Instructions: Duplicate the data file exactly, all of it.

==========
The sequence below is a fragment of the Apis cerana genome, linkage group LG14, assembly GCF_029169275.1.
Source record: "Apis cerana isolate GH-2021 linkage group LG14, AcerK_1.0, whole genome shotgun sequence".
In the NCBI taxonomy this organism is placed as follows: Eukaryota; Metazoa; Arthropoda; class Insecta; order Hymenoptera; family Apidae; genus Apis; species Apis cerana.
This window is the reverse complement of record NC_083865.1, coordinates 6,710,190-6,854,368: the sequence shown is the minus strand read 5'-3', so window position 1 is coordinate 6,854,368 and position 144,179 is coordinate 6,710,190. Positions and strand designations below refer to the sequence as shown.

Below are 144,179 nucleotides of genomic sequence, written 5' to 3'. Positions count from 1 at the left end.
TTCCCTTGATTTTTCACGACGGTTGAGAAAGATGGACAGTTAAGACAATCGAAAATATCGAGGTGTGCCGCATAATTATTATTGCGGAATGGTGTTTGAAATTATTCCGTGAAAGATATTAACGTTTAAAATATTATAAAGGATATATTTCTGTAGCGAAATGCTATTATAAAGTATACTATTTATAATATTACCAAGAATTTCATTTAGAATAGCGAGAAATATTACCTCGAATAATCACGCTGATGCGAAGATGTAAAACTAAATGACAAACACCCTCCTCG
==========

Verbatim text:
The sequence below is a fragment of the Apis cerana genome, linkage group LG14, assembly GCF_029169275.1.
Source record: "Apis cerana isolate GH-2021 linkage group LG14, AcerK_1.0, whole genome shotgun sequence".
In the NCBI taxonomy this organism is placed as follows: Eukaryota; Metazoa; Arthropoda; class Insecta; order Hymenoptera; family Apidae; genus Apis; species Apis cerana.
This window is the reverse complement of record NC_083865.1, coordinates 6,710,190-6,854,368: the sequence shown is the minus strand read 5'-3', so window position 1 is coordinate 6,854,368 and position 144,179 is coordinate 6,710,190. Positions and strand designations below refer to the sequence as shown.

Below are 144,179 nucleotides of genomic sequence, written 5' to 3'. Positions count from 1 at the left end.
TTCCCTTGATTTTTCACGACGGTTGAGAAAGATGGACAGTTAAGACAATCGAAAATATCGAGGTGTGCCGCATAATTATTATTGCGGAATGGTGTTTGAAATTATTCCGTGAAAGATATTAACGTTTAAAATATTATAAAGGATATATTTCTGTAGCGAAATGCTATTATAAAGTATACTATTTATAATATTACCAAGAATTTCATTTAGAATAGCGAGAAATATTACCTCGAATAATCACGCTGATGCGAAGATGTAAAACTAAATGACAAACACCCTCCTCG